Everett man who ran for governor speaks at gun rally

OLYMPIA — Roughly 1,500 protesters showed up at the Capitol to rally against stricter gun restrictions.

The rally was part of Saturday’s nationwide series of pro-firearms events dubbed “Guns Across America.”

The Olympian reported some protesters carried handguns while others strapped rifles and semi-automatic weapons to their backs.

Among the speakers was Shahram Hadian of Everett, a Christian pastor and former gubernatorial candidate. Hadian was born in Iran and moved to the United States as a child.

“I left there because of the oppression, because of the oppressive government, and came to America for freedom,” he told a cheering crowd. “Tyranny is now at our doorsteps; now in our path; now in our faces; and is a reality of our children if we do not act now.

“We are on the verge of a dictatorship.”

Tim Vinyard and his 9-year-old daughter Molly left Spokane at 5 a.m. to attend. Vinyard told the newspaper it’s important that responsible gun owners are heard. He held a sign stating, “Millions of gun owners killed no one yesterday.”

Molly, meanwhile, held a sign saying, “I trust my teacher to protect me.” Molly said it means she wants her teacher to have a gun in case a bad guy comes in.

Jeff and Melissa Sikes of Auburn brought their 13-year-old son to the rally.

They have guns at home, and Jeff carried a concealed pistol Saturday afternoon. They said they focus on teaching their son gun safety, and all guns in the home are locked in a safe.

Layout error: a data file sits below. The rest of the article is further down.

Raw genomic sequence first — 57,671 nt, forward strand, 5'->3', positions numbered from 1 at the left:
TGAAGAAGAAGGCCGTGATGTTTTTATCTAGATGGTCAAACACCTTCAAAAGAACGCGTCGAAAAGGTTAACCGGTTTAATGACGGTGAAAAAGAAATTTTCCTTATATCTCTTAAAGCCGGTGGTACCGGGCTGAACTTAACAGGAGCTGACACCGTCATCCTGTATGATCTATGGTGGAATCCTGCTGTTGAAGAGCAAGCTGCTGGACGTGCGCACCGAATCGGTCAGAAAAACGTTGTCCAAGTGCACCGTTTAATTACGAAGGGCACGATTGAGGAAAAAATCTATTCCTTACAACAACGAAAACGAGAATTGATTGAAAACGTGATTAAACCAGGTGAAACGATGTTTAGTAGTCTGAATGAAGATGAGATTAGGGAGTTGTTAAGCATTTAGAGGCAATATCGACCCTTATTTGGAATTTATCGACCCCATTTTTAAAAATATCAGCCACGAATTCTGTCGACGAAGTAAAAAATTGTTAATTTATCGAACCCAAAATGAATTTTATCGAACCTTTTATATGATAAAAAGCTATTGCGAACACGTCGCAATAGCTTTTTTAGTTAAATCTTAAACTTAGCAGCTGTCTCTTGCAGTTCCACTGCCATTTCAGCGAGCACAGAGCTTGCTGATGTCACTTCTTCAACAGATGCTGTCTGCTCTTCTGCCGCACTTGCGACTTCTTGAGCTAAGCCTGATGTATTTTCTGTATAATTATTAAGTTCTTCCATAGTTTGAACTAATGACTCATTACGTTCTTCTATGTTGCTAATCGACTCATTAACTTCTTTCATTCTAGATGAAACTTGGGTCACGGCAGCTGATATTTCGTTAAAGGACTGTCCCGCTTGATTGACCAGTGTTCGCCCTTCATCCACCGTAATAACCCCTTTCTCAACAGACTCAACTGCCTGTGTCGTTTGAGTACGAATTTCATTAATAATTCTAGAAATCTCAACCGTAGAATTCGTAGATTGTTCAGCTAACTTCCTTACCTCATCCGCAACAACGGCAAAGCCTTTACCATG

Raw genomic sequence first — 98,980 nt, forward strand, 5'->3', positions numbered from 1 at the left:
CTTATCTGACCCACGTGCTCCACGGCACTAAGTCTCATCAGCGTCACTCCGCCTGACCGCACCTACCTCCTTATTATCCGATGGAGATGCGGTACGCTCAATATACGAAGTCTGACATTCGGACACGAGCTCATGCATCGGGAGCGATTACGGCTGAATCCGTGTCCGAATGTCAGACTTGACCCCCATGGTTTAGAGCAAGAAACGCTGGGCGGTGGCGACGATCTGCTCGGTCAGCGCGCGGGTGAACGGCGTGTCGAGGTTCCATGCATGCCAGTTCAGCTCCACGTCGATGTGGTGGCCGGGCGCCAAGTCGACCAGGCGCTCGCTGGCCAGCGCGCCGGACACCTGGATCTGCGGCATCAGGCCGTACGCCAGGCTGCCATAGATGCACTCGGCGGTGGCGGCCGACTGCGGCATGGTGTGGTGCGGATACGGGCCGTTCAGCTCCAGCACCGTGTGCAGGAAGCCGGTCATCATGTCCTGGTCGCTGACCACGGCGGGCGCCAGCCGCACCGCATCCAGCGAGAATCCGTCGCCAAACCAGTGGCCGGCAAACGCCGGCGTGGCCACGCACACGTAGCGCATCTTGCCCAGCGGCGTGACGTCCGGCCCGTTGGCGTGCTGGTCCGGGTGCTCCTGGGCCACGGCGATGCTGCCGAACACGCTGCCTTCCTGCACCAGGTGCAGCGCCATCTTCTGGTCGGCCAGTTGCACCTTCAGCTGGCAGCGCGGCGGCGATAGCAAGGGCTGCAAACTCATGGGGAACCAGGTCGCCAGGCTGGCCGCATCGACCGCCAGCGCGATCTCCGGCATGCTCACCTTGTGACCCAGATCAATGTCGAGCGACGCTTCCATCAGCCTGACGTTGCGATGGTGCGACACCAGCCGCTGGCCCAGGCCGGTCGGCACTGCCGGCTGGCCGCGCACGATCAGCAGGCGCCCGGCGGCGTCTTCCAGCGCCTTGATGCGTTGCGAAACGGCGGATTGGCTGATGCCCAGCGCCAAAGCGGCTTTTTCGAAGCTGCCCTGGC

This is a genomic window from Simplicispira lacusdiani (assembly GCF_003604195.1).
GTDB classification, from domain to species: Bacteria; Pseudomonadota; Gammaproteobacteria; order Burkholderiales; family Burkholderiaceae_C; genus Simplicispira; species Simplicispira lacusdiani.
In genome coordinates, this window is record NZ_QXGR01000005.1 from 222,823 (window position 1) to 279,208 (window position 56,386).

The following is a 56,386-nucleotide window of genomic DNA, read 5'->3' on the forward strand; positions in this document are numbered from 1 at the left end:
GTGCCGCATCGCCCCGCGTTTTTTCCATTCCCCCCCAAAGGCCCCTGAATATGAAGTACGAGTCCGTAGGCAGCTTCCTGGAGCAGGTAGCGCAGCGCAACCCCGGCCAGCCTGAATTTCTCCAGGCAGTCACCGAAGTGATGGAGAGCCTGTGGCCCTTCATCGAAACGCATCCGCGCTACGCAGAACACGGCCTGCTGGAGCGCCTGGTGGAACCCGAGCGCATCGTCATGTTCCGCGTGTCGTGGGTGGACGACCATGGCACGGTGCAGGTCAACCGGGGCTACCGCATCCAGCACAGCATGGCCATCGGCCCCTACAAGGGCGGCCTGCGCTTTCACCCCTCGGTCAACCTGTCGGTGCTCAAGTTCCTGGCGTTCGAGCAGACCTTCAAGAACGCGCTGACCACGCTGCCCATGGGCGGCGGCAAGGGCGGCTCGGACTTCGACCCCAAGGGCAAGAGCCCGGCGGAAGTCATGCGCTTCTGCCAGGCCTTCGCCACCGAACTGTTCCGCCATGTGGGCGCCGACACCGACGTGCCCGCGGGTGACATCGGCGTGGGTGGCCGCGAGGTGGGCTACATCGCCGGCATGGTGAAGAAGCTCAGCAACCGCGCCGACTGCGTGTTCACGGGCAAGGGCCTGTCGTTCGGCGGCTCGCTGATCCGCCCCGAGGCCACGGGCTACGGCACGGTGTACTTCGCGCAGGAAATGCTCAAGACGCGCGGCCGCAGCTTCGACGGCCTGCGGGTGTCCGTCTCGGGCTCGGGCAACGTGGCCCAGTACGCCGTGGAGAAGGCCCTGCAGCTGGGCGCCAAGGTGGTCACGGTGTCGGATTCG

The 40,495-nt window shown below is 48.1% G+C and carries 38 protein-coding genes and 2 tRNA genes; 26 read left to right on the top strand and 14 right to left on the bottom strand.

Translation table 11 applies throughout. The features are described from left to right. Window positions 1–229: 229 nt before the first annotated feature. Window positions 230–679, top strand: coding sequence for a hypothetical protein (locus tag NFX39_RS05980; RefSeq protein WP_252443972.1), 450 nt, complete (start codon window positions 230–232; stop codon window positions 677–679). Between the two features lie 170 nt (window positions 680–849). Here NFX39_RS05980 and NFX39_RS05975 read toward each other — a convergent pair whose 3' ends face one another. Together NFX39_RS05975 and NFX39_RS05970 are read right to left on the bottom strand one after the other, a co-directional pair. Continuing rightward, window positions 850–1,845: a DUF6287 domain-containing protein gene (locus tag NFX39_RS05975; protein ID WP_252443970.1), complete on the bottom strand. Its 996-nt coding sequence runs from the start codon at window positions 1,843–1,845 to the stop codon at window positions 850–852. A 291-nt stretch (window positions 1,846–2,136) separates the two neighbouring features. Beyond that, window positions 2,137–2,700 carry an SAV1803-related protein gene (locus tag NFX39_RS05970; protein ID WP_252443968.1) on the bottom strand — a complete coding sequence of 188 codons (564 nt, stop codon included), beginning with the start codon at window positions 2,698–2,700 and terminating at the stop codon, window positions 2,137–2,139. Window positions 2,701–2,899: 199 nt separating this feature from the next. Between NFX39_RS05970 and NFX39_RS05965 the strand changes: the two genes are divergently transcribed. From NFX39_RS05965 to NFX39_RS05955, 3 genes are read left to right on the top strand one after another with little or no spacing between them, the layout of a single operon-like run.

“We wanted to stand for our rights and make it known we as Americans are not going to stand idly by while they stomped on us,” Jeff Sikes said.

Melissa Sikes admitted she was nervous after seeing some demonstrators walking around with large-caliber firearms.

“I think they have done a good job making it a safe place for families to come and support,” she said.

She went on to say while the family doesn’t support bans or restrictions on guns, she does see the need for increased background checking.

“They need to be getting more information from people,” Melissa Sikes said. “I understand HIPPA (the Health Insurance Portability and Accountability Act) is trying to protect people’s privacy, but some things should be brought to light — like mental illnesses.”

The crowd listened as speakers shared their thoughts on the direction in which the nation is headed.

Former NFL tight end and political candidate Clint Didier was among the speakers. He urged the crowd to stock up on food, guns, ammunition, communication devices and medicines.

———

Information from: The Olympian, http://www.theolympian.com

More in Local News

Mill Creek councilman no longer lives in city, panel finds

The Canvassing Board determined Sean Kelly is not eligible to vote there.

A Democrat and ex-Republican team up to end two-party politics

Brian Baird and Chris Vance unveil a new organization called Washington Independents.

The beavers weren’t happy, either, about Mill Creek flooding

A tree fell on their dam, sending a rush of water into a neighborhood near Jackson High School.

Stranger offered candy to student walking home from school

The Granite Falls School District is warning families about… Continue reading

Coming together as family

Special-needs students and teachers at the Transition Center cooked up a Thanksgiving feast.

Lynnwood’s property tax promise to homeowners sort of true

They were told consolidation of fire departments would save, but new rates likely will be more.

Woman who died in 5-car crash identified

A car driven by Susan E. Sill rear-ended another vehicle Wednesday on Smokey Point Boulevard.

Man convicted of 4 counts of wire fraud, 1 count of embezzlement

He siphoned away more than $50,000 from the U.S. Naval Seat Cadet Corps.

Couple marries where they had their first date: the hospital

The Marysville couple had planned to be married twice before but their plans were waylaid.

Most Read